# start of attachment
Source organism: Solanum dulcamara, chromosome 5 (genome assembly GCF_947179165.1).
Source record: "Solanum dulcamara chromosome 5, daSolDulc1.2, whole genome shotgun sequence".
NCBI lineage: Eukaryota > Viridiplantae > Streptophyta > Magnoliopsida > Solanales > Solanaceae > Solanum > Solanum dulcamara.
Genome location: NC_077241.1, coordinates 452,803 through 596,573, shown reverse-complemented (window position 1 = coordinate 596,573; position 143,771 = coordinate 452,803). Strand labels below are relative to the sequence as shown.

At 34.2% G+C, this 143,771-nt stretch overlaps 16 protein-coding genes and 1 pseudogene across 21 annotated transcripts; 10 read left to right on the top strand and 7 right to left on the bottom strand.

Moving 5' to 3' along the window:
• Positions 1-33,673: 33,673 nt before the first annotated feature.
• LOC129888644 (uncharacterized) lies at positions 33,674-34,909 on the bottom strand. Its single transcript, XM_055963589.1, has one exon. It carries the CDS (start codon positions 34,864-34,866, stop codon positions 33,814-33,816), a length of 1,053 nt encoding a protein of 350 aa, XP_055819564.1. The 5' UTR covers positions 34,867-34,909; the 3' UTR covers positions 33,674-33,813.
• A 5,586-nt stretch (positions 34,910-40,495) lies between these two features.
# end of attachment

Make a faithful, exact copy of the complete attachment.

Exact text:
Source organism: Solanum dulcamara, chromosome 5 (genome assembly GCF_947179165.1).
Source record: "Solanum dulcamara chromosome 5, daSolDulc1.2, whole genome shotgun sequence".
NCBI lineage: Eukaryota > Viridiplantae > Streptophyta > Magnoliopsida > Solanales > Solanaceae > Solanum > Solanum dulcamara.
Genome location: NC_077241.1, coordinates 452,803 through 596,573, shown reverse-complemented (window position 1 = coordinate 596,573; position 143,771 = coordinate 452,803). Strand labels below are relative to the sequence as shown.

At 34.2% G+C, this 143,771-nt stretch overlaps 16 protein-coding genes and 1 pseudogene across 21 annotated transcripts; 10 read left to right on the top strand and 7 right to left on the bottom strand.

Moving 5' to 3' along the window:
• Positions 1-33,673: 33,673 nt before the first annotated feature.
• LOC129888644 (uncharacterized) lies at positions 33,674-34,909 on the bottom strand. Its single transcript, XM_055963589.1, has one exon. It carries the CDS (start codon positions 34,864-34,866, stop codon positions 33,814-33,816), a length of 1,053 nt encoding a protein of 350 aa, XP_055819564.1. The 5' UTR covers positions 34,867-34,909; the 3' UTR covers positions 33,674-33,813.
• A 5,586-nt stretch (positions 34,910-40,495) lies between these two features.